The Lawyerless Company That Claims to Help Foreign Nationals Is Not Allowed to Provide Legal Advice: Here Is Why That Matters

Laws prohibit non-lawyers from providing legal advice to immigrants and others. These rules are sensible; after all, matters of the law are frequently high-stakes affairs, sometimes they are literally life-death or bankruptcy-causing. Many of these matters cannot be re-done if they are done incorrectly the first time.

Sure, there are some narrow exceptions to the rules that non-lawyers may not provide legal advice. However, the companies that offer to handle a family’s or an individual’s immigration case do not believe they fall within the exception. Thus, they generally explain in small print at the bottom of their website that they are not a law firm and they are not permitted to provide legal advice. Why do they openly recognize that they are not permitted to provide legal advice? Because they wish to decrease the likelihood that a state will prosecute them for violating the law that only lawyers should practice the law.

Nonetheless, these companies do provide legal advice. Yes, they do violate the law. And occasionally states do go after them for it. For example, one non-law firm was chased out of Colorado for providing  legal advice. About that company leaving the state, director of Famiy Immigration Services for Catholic Charties of Central Colorado, Carl Pavri, stated, “I’m glad they’re gone. Good riddance …. They can take their pestilence somewhere else, screw up cases and get people deported.”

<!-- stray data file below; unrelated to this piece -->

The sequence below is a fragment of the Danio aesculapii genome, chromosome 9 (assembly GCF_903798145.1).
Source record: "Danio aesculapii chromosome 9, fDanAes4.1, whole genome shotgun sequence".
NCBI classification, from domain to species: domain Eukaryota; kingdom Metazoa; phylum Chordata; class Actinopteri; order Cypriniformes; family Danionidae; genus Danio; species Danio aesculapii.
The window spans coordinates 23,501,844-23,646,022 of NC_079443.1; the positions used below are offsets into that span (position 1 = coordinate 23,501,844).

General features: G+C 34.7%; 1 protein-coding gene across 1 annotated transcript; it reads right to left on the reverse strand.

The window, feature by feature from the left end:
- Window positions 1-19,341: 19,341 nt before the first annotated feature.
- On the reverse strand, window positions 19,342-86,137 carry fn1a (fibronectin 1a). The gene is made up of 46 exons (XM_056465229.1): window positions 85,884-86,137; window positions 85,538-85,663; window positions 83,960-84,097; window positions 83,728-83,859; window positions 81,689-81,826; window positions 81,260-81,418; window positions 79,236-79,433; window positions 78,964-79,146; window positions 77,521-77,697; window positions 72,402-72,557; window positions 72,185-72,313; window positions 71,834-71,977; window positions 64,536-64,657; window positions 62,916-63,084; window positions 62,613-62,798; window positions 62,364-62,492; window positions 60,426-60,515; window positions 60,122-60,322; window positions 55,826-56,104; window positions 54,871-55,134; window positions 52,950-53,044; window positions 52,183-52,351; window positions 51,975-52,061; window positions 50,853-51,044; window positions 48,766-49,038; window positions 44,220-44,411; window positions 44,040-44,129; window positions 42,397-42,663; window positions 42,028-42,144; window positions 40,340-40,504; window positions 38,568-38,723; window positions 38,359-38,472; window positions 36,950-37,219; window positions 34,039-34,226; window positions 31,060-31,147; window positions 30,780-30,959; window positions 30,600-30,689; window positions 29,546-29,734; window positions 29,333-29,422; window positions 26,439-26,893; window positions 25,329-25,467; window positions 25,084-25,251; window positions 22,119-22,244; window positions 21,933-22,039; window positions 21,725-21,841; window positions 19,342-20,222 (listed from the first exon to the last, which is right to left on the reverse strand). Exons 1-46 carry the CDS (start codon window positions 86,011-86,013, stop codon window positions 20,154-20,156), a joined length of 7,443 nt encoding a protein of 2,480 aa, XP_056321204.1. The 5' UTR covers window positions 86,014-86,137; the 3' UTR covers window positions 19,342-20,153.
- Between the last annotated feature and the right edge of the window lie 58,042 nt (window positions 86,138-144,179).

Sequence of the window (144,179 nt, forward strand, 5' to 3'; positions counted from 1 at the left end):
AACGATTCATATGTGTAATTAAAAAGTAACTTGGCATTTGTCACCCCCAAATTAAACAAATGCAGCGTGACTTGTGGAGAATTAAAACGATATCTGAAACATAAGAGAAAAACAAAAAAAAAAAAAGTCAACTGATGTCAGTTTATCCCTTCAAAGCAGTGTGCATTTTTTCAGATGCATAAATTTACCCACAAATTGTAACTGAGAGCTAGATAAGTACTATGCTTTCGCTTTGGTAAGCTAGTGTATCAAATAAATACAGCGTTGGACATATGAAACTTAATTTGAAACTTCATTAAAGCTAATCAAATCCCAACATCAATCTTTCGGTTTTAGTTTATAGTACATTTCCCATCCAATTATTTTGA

But, you might be wondering, how do any of these companies keep going? How do they convince people to trust them considering they don’t have a lawyer and people go to them for legal services? These companies use a number of magician-like tactics: one tactic is that they simply hope you do not notice some things.

For instance, they hope you do not notice that their company has only two choices. The first choice is to not give legal advice to the company’s paying customers; put differently, the first choice is to follow the law. The second choice is to break the law by giving the customers legal advice. These companies choose the second option; put differently, they choose to break the law. They just hope you do not notice that every time they provide legal advice, they are spurning the law. And they really hope you do not notice that they are violating the law in order to make money. These companies, through their actions, say:  “The law is the law, but the dollar is king.”

Is this the attitude of a company you want to represent you? Considering the representation involves keeping you on the right side of the law, you really want this company representing you? Is this a company you can trust? Can you trust their claims of past success? Can you trust that they didn’t just buy the “A” Better Business Bureau rating?  Can you trust that they won’t sell your or your spouse’s or your children’s personal information to someone poised to make a new victim of identity theft?  Many of the companies that engage in unlicensed practice of law bring to mind a few lines from William Shakespeare’s play Henry VI, Part II:

… were’t not madness, then,
To make the fox surveyor of the fold? …

Let us use a differently analogy, starting a relationship with one of these companies–when the relationship’s purpose is to keep you on the right side of the law–seems as sensible as asking a decently-dressed stranger to pick your children up at school. The difference between a law firm and a non-law firm company is not the difference between an apple and an orange, it is the difference between night and triangular.

In future posts, we will go over more differences. For now, we will implore that you think long and hard about trusting your legal matters and private information with a company whose services are predicated on the company itself breaking the law.